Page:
ANALYSIS SHOWS LIPITOR TO BE COST-EFFECTIVE IN TREATING PATIENTS WITH PRIOR STROKE
Lexington, Massachusetts – A new analysis of clinical study data showed that, for patients who recently suffered a stroke or “mini stroke” but have no known coronary heart disease, treatment with Lipitor® (atorvastatin calcium) 80 mg is cost-effective in the U.S. for reducing risk of additional cardiovascular events and recurrent stroke.
This analysis sought to understand the economic impact of using Lipitor in patients with a recent stroke.
Information from the Stroke Prevention by Aggressive Reduction in Cholesterol Levels (SPARCL) clinical trial, which explored whether Lipitor 80 mg reduced the risk of future cardiovascular events in this patient population compared to placebo was used in an innovative computer model to predict the implied costs and outcomes. The model compared estimated total medical costs as well as survival times and quality of life for patients treated either with or without Lipitor 80 mg. Patients’ clinical paths were predicted based on risks for cardiovascular events as observed in the SPARCL study. Life expectancy was derived from an analysis of an external independent data set, and adjustments in quality-of-life over time were based on published literature. According to the model, Lipitor was estimated to prevent more than 900 hospitalizations per 10,000 patients over 5 years.
This analysis was funded by Pfizer Inc. and performed with researchers at United BioSource Corporation. It will be published in a future issue of Value in Health, the official journal of the International Society for Pharmacoeconomics and Outcomes Research.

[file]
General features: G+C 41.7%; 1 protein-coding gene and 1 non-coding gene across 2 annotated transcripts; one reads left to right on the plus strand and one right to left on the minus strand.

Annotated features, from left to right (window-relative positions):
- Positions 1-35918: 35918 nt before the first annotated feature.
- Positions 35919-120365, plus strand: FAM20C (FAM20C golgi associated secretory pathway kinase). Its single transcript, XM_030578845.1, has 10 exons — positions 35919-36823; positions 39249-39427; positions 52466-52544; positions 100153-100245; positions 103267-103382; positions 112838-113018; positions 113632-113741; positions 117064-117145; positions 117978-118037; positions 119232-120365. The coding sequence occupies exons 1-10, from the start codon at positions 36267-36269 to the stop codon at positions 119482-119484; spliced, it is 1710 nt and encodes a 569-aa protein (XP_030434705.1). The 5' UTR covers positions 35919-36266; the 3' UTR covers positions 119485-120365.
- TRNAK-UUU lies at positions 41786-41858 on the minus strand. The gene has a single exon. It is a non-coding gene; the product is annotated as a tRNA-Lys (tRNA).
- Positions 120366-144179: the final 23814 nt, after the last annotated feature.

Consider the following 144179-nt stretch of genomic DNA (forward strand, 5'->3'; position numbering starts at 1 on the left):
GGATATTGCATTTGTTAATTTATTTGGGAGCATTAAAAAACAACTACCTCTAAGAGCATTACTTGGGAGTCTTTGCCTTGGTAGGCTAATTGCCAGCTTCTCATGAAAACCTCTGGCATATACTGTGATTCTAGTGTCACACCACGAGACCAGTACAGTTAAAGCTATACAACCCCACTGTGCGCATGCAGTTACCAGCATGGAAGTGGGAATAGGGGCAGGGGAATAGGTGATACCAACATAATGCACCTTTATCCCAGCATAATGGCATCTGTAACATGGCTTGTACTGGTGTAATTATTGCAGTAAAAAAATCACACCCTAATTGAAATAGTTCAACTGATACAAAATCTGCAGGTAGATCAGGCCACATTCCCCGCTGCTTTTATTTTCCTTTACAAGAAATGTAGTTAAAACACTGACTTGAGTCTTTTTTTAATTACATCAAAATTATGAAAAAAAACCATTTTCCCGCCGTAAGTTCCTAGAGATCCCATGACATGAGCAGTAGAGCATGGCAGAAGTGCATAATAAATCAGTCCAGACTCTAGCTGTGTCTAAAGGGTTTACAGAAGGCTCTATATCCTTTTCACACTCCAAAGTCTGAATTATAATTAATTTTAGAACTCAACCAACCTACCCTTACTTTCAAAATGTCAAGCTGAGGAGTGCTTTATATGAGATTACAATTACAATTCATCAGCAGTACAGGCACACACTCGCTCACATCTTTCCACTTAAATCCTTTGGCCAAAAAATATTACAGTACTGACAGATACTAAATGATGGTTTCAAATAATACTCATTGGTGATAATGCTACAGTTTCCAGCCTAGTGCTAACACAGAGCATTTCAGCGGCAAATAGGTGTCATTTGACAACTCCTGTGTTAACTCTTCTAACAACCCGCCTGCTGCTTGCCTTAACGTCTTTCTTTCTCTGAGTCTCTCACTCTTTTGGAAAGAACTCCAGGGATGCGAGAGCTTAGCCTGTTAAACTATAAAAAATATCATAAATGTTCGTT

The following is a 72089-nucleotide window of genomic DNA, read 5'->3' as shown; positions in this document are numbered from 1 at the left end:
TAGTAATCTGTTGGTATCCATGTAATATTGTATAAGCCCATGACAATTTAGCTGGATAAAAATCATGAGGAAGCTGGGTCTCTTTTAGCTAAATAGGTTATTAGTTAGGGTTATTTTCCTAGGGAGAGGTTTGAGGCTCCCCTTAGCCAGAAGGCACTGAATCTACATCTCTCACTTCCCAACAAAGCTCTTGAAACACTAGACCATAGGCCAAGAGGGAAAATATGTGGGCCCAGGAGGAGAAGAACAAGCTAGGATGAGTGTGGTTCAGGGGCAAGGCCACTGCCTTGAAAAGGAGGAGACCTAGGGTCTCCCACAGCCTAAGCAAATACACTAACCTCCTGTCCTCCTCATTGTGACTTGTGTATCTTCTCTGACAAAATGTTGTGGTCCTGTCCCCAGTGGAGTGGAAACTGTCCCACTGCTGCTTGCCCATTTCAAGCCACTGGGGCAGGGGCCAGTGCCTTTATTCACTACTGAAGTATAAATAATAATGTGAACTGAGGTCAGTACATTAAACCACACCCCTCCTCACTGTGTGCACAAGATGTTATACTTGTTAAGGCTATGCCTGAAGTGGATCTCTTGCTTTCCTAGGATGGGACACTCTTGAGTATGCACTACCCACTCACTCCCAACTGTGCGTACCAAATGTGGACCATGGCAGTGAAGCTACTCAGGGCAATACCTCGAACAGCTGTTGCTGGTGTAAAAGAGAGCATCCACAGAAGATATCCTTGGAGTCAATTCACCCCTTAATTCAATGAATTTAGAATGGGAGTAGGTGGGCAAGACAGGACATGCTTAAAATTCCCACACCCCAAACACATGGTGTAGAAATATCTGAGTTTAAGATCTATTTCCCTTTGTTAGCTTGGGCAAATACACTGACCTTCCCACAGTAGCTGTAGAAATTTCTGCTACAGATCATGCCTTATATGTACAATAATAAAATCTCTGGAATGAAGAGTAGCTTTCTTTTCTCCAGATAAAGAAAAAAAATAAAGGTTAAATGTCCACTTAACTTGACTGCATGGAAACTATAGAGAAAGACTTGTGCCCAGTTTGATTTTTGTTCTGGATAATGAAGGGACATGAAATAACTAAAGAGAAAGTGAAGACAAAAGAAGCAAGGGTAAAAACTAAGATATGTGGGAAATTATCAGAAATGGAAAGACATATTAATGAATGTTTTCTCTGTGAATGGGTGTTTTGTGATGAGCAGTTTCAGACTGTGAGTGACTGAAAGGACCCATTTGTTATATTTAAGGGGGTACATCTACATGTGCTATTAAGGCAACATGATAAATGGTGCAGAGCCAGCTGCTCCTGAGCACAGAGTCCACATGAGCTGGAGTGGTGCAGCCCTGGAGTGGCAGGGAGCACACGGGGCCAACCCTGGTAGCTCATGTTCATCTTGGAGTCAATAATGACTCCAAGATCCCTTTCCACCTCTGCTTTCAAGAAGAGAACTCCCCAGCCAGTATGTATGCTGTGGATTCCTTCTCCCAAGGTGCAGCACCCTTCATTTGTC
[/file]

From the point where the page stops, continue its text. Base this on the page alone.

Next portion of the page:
Says study author Dr. Thitima Kongnakorn, “Although there are costs associated with the addition of Lipitor to usual care, our analysis predicts that the overall savings resulting from fewer subsequent strokes, heart attacks and other related events are substantial and offset more than half of the drug costs. We found that the value of Lipitor in the management of this group of patients exceeds the additional cost based on generally accepted standards in the United States.”
ISPOR is a nonprofit, international organization that strives to translate pharmacoeconomics and outcomes research into practice to ensure that society allocates scarce health care resources wisely, fairly, and efficiently.
Value in Health (ISSN 1098-3015) publishes papers, concepts, and ideas that advance the field of pharmacoeconomics and outcomes research and help health care leaders to make decisions that are solidly evidence-based. The journal is published bi-monthly and has a regular readership of over 4,000 clinicians, decision-makers, and researchers worldwide.
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